我的紀錄片片名的確是有點諷刺啦,因為當然,我們不是普遍那種一起長大的家人,雖然說我跟後來相認的同父異母兄弟姐妹相處起來都算融洽,其中還有一些特別親近的,但還是比不上從小跟我一起長大的姊姊,從出生到現在,我幾乎認識她一輩子了。雖然從基因的角度來看,她是我同母異父的姊姊,跟其他同父異母的兄弟姊妹沒什麼不同,但實際上卻很不一樣。

不過話說回來,我跟同父異母的兄弟姐妹還是有很多奇妙的相似之處。例如,我們有共同的經驗,我們都發現自己跟父親的關係跟原本想的有出入,我們都覺得這個經驗很有趣,也就是說,我們的父親都不是我們的親生父親,所以我們有這種共同的奇怪經驗。但不止這樣,我們在思維模式上也有類似的幽默感,而且我必須說,我們都超級聒噪的。這跟我原生家庭的姊姊比起來,差異就非常明顯了。我的姊姊也是人工授精生下來的,但她是來自另一個捐精者,而她那一邊,也找到了十幾個同父異母的兄弟姐妹。當你看到我們全部湊在一起的時候,馬上會發現兩邊是非常不同的,這還真的有發生過喔!非常驚人。我的姊姊和她的家人都比較安靜、比較體貼。而我這一掛的,話說個不停,還會互相插嘴,而且嗓門超大,這還只是其中的一個一眼就能看出來的小區別而已。

鄒宗翰 在那個年代,很多透過捐精捐卵生下來的孩子並不知道自己是透過捐精捐卵生下來的。那時流行的理論,是怕孩子心理受到影響,覺得自己跟別的小孩不一樣,所以過去許多捐精或捐卵者生下的小孩幾乎都是在長大之後,才發現除了自己認知的父母之外,還有基因連結的生理父母,像是 Barry 就是在他18歲那年才得知他自己的身世。

Barry Stevens Well, it was around Christmas in Montreal. And we were spending our first Christmas together without our father. He died in an accident that summer. And my mother said she had something to tell us and sat us down. And it was probably Christmas Eve or something. I don’t remember. But it was around Christmas. And yeah, it was a shock. I mean, it was not a shock, like, not a terrible, painful thing, just sort of, well, didn’t expect that. And then, you know, you think well, I wonder who it was, who the guy was, and we were right away, we were told we could never know who it was. So I just kind of accepted that.

I thought it was kind of cool, in a way. I mean, when you’re 18, you know, you like things which make you special. And I thought it was kind of cool that I was you know, test tube baby. And one of the first, one of the first human beings produced by science, not sex. So I thought, cool. I’m the… I’m the start of something. And for a long time, it’s funny, sometimes I’d tell people, like very rarely tell like a girlfriend, I’d say, “Well, you know, this is something interesting. I don’t actually… because I was produced by sperm donation.” And nobody really was very interested. And then suddenly, in the 90s, it was like, oh my god, people were really interested. There was a cultural shift. It was strange. I’m not quite sure why that happened, or whether it’s relevant.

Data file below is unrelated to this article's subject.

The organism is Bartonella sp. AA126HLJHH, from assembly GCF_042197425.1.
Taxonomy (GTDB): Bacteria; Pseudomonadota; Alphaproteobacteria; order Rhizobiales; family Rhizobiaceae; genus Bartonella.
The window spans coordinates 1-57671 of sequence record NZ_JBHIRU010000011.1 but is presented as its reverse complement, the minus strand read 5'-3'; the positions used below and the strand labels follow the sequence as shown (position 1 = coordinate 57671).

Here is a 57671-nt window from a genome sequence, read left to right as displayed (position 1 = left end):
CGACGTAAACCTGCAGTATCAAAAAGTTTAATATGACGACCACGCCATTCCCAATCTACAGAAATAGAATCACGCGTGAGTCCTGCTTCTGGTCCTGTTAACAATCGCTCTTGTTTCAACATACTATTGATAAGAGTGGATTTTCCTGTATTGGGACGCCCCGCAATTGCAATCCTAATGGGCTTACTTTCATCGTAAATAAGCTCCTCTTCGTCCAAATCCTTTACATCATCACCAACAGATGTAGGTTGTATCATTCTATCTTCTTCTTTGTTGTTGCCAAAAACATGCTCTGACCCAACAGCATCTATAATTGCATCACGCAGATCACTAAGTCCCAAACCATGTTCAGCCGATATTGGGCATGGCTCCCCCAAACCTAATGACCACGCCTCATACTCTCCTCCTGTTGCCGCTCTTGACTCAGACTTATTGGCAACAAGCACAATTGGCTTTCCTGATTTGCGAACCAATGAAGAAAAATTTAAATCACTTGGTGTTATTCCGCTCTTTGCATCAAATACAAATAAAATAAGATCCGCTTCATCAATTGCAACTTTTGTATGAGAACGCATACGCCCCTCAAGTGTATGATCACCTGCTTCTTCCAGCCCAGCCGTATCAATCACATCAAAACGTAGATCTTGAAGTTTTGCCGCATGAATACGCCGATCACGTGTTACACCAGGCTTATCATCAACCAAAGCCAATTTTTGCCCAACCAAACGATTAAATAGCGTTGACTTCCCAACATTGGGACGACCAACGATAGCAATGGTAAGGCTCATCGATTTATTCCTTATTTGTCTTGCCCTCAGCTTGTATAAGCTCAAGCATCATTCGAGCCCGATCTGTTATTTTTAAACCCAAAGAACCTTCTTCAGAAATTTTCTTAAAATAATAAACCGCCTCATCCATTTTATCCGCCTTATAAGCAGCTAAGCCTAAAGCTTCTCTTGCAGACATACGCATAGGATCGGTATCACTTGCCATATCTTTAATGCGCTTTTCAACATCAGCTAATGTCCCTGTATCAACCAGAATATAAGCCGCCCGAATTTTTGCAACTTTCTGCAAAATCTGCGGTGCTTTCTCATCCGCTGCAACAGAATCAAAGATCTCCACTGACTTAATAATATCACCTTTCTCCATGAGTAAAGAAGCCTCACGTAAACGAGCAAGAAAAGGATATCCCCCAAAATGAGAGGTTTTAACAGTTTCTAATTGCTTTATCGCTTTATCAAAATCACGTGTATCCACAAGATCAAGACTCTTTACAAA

那年夏天,我們的爸爸因為一場意外去世了,到了聖誕節前後,我們在蒙特婁,那是爸爸過世後的第一個聖誕節。我媽媽說她有話要對我們說,叫我們坐下來,大概是平安夜吧,我不記得了,總之是在聖誕節前後。當時對我來說是一個衝擊,我的意思是,不是那種很糟糕或是痛苦的打擊,只是有點像是⋯⋯哇!還真沒想到,然後你會馬上想說,那不知道這個捐精的人是誰?但是我媽媽說我們永遠都不會知道是誰,所以當時我也只好接受。

但我當時覺得其實滿酷的,我的意思是,在某種程度上,當你18歲的時候,你會喜歡一些讓你覺得自己很特別的東西,所以我當時覺得「試管嬰兒耶!滿酷的」,而且是第一批透過這種科學產生、而不是性行為產生的人類。所以我覺得很酷,我也算是某種先驅者欸。很長一段時間,蠻好玩的,有時候我會跟人家說,像是偶爾我會跟某任女朋友說:「欸,跟你說個有趣的,我是靠著別人捐精生下來的。」但當時沒有什麼人真的感興趣。然後到了九零年代,大家的反應忽然變成「哦!我的天啊!」,大家忽然變得很感興趣,這裡面有一個文化的轉變,是滿奇怪的,我不太清楚為什麼會發生這種情況,或者說這到底有沒有關聯。

鄒宗翰 很多國家的法律規定捐精捐卵的人要匿名,像臺灣就是,這是為了減少將來的法律糾紛才這樣設計的吧?怕未來的子女找上門要遺產,或是捐精捐卵的人跑來搶小孩之類的。Barry 就是透過匿名捐精生下來的,所以當 Barry 想要找出他的生理父親時並不容易,花了很多工夫,最後才確定他的父親是英國生物學家維斯納(Bertold Wiesner),維斯納跟他的妻子巴頓(Mary Barton)1940 年代在倫敦開設生育診所,專門為不育夫婦提供「高智商男士」捐出的精子來進行人工受孕,這個診所一直經營到 1960 年代,後來他們銷毀了所有的醫療記錄,讓這些嬰兒長大後沒有辦法追查生父的身份,Barry 是透過基因檢測和網路連結,才發現自己可能有六百甚至到一千個兄弟姊妹。我問 Barry,他跟其他維斯納捐精生出來的子女 是怎麼看待他們這個生理父親呢?

Barry Stevens There is a… perhaps a division in the group or there were some people who think it’s very cool, who want to find out all kinds of things about the biological father who was a brilliant scientist. So some of them want to know all about Bertold Wiesner, and find out about him. He’s long dead. And others don’t like him very much; [they] think he was unethical, irresponsible. And my brother David, who’s in the film, who is the one I’m closest to, I’ve known the longest, he and I together solved the mystery 20 years ago, of who the donor was, and David feels is much more in the camp of doesn’t like him, doesn’t approve of him. Others… And this is sometimes caused some, you know, some discussion or dissension within the group.